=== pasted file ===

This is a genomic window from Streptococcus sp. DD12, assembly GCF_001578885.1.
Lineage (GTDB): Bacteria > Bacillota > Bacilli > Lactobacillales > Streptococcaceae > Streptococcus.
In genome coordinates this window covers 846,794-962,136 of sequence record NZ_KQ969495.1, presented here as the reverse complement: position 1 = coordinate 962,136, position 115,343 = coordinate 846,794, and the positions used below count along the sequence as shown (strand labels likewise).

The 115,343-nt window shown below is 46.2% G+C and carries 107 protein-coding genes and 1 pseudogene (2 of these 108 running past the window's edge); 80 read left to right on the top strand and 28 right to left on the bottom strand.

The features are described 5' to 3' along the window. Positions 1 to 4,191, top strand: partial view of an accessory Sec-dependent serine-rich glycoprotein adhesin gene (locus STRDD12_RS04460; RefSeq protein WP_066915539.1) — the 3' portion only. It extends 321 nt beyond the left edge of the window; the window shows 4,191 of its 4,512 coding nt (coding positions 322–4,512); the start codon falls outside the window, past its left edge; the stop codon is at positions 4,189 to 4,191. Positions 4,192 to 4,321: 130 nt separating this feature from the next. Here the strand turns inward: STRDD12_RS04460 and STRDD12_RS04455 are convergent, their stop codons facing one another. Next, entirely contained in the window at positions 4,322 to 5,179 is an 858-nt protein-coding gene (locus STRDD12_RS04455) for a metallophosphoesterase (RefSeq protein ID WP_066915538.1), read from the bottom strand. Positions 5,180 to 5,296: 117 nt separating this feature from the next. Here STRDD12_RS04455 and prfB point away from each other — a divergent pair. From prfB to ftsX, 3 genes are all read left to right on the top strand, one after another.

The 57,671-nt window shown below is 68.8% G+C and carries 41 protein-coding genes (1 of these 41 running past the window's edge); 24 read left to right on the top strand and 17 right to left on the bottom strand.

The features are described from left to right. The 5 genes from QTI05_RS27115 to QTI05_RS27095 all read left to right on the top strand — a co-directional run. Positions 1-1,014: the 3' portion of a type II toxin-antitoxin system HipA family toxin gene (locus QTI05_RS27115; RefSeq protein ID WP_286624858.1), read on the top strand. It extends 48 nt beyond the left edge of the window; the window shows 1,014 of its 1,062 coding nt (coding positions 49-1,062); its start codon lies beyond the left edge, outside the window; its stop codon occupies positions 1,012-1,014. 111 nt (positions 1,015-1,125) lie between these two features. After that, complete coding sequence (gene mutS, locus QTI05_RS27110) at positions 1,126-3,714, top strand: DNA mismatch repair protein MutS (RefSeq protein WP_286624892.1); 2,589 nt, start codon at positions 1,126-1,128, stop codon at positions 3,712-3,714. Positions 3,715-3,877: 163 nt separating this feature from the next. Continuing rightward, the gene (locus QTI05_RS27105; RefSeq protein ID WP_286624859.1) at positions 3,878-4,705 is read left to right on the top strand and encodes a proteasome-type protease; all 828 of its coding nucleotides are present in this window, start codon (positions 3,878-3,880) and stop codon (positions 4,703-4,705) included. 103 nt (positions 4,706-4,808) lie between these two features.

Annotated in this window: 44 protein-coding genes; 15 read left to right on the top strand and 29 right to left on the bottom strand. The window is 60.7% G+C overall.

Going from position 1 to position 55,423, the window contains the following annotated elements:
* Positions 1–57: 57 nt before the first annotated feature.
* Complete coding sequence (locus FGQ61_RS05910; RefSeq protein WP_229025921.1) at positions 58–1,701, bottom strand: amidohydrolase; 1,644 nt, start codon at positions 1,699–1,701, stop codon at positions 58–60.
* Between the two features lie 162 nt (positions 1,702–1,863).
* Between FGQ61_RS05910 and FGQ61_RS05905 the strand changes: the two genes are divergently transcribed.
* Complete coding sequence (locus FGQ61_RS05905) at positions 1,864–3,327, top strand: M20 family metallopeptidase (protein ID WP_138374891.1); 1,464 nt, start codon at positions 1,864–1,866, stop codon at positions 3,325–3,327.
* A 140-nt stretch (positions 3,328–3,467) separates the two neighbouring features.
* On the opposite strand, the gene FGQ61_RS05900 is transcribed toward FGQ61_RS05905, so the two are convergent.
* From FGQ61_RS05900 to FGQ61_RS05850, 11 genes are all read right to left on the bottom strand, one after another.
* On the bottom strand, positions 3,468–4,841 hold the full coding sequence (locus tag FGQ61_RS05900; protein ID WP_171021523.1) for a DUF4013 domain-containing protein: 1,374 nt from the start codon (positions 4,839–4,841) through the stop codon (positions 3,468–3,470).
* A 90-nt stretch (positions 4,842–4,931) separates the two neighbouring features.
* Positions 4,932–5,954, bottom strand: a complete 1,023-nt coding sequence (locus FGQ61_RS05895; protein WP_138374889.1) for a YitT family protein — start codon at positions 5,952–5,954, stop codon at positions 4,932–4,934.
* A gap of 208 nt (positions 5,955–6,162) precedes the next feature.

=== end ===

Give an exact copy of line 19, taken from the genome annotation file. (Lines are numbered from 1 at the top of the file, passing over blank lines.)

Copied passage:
* A 90-nt stretch (positions 4,842–4,931) separates the two neighbouring features.